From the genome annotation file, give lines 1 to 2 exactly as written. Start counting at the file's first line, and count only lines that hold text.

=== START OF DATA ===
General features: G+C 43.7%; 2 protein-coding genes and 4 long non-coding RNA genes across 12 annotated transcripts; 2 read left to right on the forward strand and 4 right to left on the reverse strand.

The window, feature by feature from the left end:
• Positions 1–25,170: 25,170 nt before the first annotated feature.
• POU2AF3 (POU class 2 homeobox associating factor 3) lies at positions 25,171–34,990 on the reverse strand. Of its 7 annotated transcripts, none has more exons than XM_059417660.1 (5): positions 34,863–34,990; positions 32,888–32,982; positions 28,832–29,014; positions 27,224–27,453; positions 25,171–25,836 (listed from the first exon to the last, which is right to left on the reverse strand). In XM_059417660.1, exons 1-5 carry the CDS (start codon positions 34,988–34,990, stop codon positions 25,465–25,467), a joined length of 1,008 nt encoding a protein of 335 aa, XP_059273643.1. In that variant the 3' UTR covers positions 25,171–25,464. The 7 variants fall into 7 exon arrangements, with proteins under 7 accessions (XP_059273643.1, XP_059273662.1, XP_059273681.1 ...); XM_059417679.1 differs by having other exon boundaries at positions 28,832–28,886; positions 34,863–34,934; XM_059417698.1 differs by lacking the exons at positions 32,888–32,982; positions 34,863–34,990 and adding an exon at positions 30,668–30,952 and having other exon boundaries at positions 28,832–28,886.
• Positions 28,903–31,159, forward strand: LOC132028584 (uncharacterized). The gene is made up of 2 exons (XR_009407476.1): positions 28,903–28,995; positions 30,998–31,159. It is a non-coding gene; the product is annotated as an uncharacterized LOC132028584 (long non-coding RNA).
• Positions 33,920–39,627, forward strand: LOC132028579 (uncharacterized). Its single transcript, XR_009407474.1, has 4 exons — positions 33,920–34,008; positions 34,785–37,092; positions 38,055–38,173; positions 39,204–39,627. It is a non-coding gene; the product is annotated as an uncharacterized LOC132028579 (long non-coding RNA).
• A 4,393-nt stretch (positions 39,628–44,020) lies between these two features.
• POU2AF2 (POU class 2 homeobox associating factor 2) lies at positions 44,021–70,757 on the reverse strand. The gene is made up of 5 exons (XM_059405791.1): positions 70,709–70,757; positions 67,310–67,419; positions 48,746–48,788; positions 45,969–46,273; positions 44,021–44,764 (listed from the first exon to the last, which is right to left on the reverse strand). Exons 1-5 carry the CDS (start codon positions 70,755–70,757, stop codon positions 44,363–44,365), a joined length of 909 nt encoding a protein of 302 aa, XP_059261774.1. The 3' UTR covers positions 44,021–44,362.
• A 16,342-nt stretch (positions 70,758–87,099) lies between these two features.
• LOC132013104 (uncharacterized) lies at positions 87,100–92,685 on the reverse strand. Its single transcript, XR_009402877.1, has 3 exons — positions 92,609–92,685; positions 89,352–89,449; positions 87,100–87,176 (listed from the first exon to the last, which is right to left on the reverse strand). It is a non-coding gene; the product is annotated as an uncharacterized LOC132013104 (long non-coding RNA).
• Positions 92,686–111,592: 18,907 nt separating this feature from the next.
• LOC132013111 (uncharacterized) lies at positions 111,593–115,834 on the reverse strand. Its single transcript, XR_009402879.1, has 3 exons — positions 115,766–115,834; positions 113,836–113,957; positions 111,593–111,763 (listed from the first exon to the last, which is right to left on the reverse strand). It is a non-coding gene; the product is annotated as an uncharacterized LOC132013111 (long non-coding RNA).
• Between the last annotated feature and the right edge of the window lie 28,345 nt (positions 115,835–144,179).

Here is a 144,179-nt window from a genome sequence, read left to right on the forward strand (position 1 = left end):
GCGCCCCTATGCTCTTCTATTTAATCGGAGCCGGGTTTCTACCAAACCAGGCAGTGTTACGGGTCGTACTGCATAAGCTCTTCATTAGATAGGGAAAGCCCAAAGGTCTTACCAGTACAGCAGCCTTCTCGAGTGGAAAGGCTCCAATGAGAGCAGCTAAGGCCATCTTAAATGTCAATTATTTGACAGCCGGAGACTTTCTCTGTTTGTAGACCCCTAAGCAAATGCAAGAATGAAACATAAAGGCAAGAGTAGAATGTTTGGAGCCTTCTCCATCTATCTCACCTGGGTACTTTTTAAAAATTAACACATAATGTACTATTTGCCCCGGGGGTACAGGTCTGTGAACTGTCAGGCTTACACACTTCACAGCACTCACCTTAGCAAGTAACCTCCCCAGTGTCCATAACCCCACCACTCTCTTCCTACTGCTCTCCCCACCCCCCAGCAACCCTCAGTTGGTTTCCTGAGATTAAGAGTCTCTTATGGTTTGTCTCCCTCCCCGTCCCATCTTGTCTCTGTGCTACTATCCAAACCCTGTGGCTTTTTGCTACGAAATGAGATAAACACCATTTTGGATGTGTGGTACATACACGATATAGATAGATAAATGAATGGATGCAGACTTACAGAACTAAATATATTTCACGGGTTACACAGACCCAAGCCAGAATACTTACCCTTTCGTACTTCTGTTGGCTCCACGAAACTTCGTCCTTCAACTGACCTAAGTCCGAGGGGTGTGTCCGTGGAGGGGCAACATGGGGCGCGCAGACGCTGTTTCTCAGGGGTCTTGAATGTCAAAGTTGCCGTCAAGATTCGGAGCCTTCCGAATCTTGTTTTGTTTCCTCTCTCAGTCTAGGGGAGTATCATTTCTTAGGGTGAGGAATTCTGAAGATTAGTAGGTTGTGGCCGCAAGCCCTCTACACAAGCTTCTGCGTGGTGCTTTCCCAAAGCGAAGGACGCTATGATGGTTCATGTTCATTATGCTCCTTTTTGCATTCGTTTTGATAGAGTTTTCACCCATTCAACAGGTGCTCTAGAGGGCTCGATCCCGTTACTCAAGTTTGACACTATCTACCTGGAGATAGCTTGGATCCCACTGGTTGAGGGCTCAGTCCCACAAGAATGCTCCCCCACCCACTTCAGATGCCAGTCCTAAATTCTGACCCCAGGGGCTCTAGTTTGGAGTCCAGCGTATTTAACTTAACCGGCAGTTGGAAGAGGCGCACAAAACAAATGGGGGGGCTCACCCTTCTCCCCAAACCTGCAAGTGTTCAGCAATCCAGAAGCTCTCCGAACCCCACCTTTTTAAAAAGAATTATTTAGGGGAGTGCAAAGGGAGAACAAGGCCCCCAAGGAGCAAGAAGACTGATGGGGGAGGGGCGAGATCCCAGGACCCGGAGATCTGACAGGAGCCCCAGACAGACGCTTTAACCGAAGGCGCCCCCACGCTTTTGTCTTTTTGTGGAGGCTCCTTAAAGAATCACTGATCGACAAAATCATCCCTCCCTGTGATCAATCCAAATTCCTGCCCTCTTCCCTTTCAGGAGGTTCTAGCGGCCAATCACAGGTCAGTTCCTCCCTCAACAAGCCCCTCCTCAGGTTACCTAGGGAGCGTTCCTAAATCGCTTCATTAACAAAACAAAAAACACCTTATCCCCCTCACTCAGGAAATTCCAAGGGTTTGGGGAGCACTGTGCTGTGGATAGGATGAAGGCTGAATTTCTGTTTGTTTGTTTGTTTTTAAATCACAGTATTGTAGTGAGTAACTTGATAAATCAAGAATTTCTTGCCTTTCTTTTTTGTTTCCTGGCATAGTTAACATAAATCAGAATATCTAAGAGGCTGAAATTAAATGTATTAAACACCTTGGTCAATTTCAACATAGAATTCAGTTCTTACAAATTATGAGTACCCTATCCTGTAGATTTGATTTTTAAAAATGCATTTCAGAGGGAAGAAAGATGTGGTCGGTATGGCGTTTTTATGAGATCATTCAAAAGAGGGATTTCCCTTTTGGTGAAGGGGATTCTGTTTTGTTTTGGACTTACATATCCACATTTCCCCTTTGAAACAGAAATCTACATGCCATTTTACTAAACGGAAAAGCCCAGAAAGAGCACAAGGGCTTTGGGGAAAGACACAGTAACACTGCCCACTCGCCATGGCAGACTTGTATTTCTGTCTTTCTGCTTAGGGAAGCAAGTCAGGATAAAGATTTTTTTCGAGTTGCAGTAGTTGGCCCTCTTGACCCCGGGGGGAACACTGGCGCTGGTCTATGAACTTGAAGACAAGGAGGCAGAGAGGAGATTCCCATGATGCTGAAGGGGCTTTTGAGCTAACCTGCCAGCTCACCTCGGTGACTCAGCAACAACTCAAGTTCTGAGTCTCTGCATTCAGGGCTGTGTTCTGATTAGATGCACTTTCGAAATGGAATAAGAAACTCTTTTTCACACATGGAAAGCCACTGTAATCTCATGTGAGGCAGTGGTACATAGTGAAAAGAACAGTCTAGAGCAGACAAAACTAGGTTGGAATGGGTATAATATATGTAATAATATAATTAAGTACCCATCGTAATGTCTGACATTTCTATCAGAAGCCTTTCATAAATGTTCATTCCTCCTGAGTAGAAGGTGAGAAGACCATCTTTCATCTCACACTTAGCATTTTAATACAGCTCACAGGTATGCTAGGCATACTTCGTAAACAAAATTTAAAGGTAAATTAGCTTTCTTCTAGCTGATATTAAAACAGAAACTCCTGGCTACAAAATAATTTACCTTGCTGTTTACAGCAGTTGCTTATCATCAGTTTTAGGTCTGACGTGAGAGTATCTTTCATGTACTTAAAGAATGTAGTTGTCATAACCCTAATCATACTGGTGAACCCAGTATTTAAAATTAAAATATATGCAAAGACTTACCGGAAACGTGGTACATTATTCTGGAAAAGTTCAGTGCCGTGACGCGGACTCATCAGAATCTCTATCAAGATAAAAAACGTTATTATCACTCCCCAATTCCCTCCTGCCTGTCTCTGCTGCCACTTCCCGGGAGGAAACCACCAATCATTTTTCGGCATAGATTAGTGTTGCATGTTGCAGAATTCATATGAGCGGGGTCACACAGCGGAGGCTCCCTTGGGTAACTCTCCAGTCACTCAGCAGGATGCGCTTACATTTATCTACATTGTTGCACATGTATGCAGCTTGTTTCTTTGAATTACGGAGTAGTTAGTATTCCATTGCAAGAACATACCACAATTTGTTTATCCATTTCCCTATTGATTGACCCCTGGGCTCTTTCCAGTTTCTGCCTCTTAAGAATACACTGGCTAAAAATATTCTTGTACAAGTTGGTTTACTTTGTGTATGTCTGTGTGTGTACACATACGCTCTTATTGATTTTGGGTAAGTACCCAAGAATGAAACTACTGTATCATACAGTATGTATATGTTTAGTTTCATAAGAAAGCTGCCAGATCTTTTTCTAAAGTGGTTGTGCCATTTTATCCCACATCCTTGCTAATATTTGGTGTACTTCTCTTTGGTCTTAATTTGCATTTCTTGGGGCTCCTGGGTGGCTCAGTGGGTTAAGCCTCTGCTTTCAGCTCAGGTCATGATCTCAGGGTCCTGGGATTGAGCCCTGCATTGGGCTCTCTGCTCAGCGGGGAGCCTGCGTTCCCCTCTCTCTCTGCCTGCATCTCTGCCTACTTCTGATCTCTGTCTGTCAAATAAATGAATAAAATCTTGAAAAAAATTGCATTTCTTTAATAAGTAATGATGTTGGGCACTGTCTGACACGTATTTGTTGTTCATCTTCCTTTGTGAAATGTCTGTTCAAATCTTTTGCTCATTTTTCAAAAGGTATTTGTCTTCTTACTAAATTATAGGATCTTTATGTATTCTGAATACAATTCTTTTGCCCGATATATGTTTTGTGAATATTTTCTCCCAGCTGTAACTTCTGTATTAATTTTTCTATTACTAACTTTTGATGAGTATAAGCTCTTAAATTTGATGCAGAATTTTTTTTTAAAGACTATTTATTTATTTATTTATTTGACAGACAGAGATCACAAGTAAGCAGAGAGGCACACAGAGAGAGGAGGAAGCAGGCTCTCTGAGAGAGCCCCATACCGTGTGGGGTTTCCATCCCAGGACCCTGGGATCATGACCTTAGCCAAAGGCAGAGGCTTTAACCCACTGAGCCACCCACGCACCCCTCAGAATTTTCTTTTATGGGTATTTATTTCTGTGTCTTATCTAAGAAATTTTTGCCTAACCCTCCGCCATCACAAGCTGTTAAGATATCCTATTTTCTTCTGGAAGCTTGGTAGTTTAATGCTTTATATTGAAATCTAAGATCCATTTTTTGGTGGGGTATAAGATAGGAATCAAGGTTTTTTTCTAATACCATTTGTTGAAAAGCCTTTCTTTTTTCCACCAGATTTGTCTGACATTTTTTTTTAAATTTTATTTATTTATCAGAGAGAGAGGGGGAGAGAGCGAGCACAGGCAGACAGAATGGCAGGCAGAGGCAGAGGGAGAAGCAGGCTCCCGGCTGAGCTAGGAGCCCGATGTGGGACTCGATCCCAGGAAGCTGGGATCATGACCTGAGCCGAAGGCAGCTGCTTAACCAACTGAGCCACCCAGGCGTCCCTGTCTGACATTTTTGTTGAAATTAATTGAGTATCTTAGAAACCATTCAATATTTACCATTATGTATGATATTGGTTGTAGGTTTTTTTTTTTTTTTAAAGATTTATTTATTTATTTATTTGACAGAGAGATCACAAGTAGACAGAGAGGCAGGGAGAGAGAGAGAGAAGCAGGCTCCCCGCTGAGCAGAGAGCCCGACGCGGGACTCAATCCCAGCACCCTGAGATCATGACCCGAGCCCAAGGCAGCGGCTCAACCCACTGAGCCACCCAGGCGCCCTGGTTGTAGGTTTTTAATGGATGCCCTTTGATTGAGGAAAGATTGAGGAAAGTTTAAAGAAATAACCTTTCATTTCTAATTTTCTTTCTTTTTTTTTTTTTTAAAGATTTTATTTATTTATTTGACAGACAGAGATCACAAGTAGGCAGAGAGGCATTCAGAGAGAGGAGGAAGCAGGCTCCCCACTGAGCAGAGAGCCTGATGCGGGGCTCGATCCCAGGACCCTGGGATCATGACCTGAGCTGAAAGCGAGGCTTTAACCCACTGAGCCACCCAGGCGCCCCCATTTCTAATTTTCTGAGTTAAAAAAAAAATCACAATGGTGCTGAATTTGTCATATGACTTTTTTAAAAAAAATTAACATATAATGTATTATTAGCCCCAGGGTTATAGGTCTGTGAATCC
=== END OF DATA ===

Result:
General features: G+C 43.7%; 2 protein-coding genes and 4 long non-coding RNA genes across 12 annotated transcripts; 2 read left to right on the forward strand and 4 right to left on the reverse strand.

The window, feature by feature from the left end: